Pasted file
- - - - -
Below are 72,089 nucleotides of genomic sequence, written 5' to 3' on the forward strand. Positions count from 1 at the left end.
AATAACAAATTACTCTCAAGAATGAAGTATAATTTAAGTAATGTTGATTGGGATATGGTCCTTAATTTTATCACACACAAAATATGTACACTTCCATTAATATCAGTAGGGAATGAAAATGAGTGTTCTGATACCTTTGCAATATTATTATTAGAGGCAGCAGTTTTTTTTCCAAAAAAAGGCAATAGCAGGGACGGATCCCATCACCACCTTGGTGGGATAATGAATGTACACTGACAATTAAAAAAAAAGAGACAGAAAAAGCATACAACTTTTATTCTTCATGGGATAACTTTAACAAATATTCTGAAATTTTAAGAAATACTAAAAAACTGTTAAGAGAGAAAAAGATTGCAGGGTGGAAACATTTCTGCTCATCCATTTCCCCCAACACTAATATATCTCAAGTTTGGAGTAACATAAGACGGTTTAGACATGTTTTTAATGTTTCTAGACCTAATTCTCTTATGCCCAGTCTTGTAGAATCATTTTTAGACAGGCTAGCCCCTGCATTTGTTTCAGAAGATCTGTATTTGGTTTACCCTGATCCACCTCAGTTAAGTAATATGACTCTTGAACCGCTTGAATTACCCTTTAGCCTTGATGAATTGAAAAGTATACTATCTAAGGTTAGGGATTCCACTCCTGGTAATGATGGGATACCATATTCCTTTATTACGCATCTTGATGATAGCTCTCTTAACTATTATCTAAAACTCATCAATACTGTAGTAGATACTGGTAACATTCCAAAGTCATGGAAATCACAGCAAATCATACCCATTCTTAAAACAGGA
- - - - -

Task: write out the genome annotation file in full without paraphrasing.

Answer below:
Below are 72,089 nucleotides of genomic sequence, written 5' to 3' on the forward strand. Positions count from 1 at the left end.
AATAACAAATTACTCTCAAGAATGAAGTATAATTTAAGTAATGTTGATTGGGATATGGTCCTTAATTTTATCACACACAAAATATGTACACTTCCATTAATATCAGTAGGGAATGAAAATGAGTGTTCTGATACCTTTGCAATATTATTATTAGAGGCAGCAGTTTTTTTTCCAAAAAAAGGCAATAGCAGGGACGGATCCCATCACCACCTTGGTGGGATAATGAATGTACACTGACAATTAAAAAAAAAGAGACAGAAAAAGCATACAACTTTTATTCTTCATGGGATAACTTTAACAAATATTCTGAAATTTTAAGAAATACTAAAAAACTGTTAAGAGAGAAAAAGATTGCAGGGTGGAAACATTTCTGCTCATCCATTTCCCCCAACACTAATATATCTCAAGTTTGGAGTAACATAAGACGGTTTAGACATGTTTTTAATGTTTCTAGACCTAATTCTCTTATGCCCAGTCTTGTAGAATCATTTTTAGACAGGCTAGCCCCTGCATTTGTTTCAGAAGATCTGTATTTGGTTTACCCTGATCCACCTCAGTTAAGTAATATGACTCTTGAACCGCTTGAATTACCCTTTAGCCTTGATGAATTGAAAAGTATACTATCTAAGGTTAGGGATTCCACTCCTGGTAATGATGGGATACCATATTCCTTTATTACGCATCTTGATGATAGCTCTCTTAACTATTATCTAAAACTCATCAATACTGTAGTAGATACTGGTAACATTCCAAAGTCATGGAAATCACAGCAAATCATACCCATTCTTAAAACAGGA